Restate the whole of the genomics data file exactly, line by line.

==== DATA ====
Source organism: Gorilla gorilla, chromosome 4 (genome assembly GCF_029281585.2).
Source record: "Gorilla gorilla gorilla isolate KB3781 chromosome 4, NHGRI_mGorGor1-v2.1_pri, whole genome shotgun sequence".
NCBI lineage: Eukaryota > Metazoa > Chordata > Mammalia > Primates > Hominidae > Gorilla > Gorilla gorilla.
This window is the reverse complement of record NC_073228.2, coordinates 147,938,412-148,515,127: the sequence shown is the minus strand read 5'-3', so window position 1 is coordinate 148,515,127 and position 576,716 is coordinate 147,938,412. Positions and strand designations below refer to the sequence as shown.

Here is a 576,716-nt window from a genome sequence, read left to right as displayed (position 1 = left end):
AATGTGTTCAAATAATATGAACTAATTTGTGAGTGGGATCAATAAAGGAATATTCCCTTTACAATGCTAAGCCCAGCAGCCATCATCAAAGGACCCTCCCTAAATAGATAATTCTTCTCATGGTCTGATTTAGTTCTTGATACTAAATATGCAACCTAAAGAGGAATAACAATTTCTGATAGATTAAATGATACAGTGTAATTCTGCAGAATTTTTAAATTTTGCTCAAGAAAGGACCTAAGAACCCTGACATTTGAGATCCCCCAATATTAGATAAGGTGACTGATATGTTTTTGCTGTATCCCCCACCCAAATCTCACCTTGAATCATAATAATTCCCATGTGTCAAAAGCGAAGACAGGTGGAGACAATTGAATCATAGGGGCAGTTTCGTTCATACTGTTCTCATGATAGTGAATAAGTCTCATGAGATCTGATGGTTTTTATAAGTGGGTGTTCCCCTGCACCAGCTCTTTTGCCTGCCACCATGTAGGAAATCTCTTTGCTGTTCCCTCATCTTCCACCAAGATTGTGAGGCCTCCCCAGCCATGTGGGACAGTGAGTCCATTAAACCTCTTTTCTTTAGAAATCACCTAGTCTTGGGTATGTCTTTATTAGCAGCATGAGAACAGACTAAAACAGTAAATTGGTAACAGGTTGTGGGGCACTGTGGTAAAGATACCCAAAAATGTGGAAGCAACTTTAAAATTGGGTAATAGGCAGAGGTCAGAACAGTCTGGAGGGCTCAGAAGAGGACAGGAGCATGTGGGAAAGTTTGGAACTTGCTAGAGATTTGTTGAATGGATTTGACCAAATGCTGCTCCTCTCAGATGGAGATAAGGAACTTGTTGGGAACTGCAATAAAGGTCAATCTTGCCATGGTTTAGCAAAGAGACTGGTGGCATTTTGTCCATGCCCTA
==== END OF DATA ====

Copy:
Source organism: Gorilla gorilla, chromosome 4 (genome assembly GCF_029281585.2).
Source record: "Gorilla gorilla gorilla isolate KB3781 chromosome 4, NHGRI_mGorGor1-v2.1_pri, whole genome shotgun sequence".
NCBI lineage: Eukaryota > Metazoa > Chordata > Mammalia > Primates > Hominidae > Gorilla > Gorilla gorilla.
This window is the reverse complement of record NC_073228.2, coordinates 147,938,412-148,515,127: the sequence shown is the minus strand read 5'-3', so window position 1 is coordinate 148,515,127 and position 576,716 is coordinate 147,938,412. Positions and strand designations below refer to the sequence as shown.

Here is a 576,716-nt window from a genome sequence, read left to right as displayed (position 1 = left end):
AATGTGTTCAAATAATATGAACTAATTTGTGAGTGGGATCAATAAAGGAATATTCCCTTTACAATGCTAAGCCCAGCAGCCATCATCAAAGGACCCTCCCTAAATAGATAATTCTTCTCATGGTCTGATTTAGTTCTTGATACTAAATATGCAACCTAAAGAGGAATAACAATTTCTGATAGATTAAATGATACAGTGTAATTCTGCAGAATTTTTAAATTTTGCTCAAGAAAGGACCTAAGAACCCTGACATTTGAGATCCCCCAATATTAGATAAGGTGACTGATATGTTTTTGCTGTATCCCCCACCCAAATCTCACCTTGAATCATAATAATTCCCATGTGTCAAAAGCGAAGACAGGTGGAGACAATTGAATCATAGGGGCAGTTTCGTTCATACTGTTCTCATGATAGTGAATAAGTCTCATGAGATCTGATGGTTTTTATAAGTGGGTGTTCCCCTGCACCAGCTCTTTTGCCTGCCACCATGTAGGAAATCTCTTTGCTGTTCCCTCATCTTCCACCAAGATTGTGAGGCCTCCCCAGCCATGTGGGACAGTGAGTCCATTAAACCTCTTTTCTTTAGAAATCACCTAGTCTTGGGTATGTCTTTATTAGCAGCATGAGAACAGACTAAAACAGTAAATTGGTAACAGGTTGTGGGGCACTGTGGTAAAGATACCCAAAAATGTGGAAGCAACTTTAAAATTGGGTAATAGGCAGAGGTCAGAACAGTCTGGAGGGCTCAGAAGAGGACAGGAGCATGTGGGAAAGTTTGGAACTTGCTAGAGATTTGTTGAATGGATTTGACCAAATGCTGCTCCTCTCAGATGGAGATAAGGAACTTGTTGGGAACTGCAATAAAGGTCAATCTTGCCATGGTTTAGCAAAGAGACTGGTGGCATTTTGTCCATGCCCTA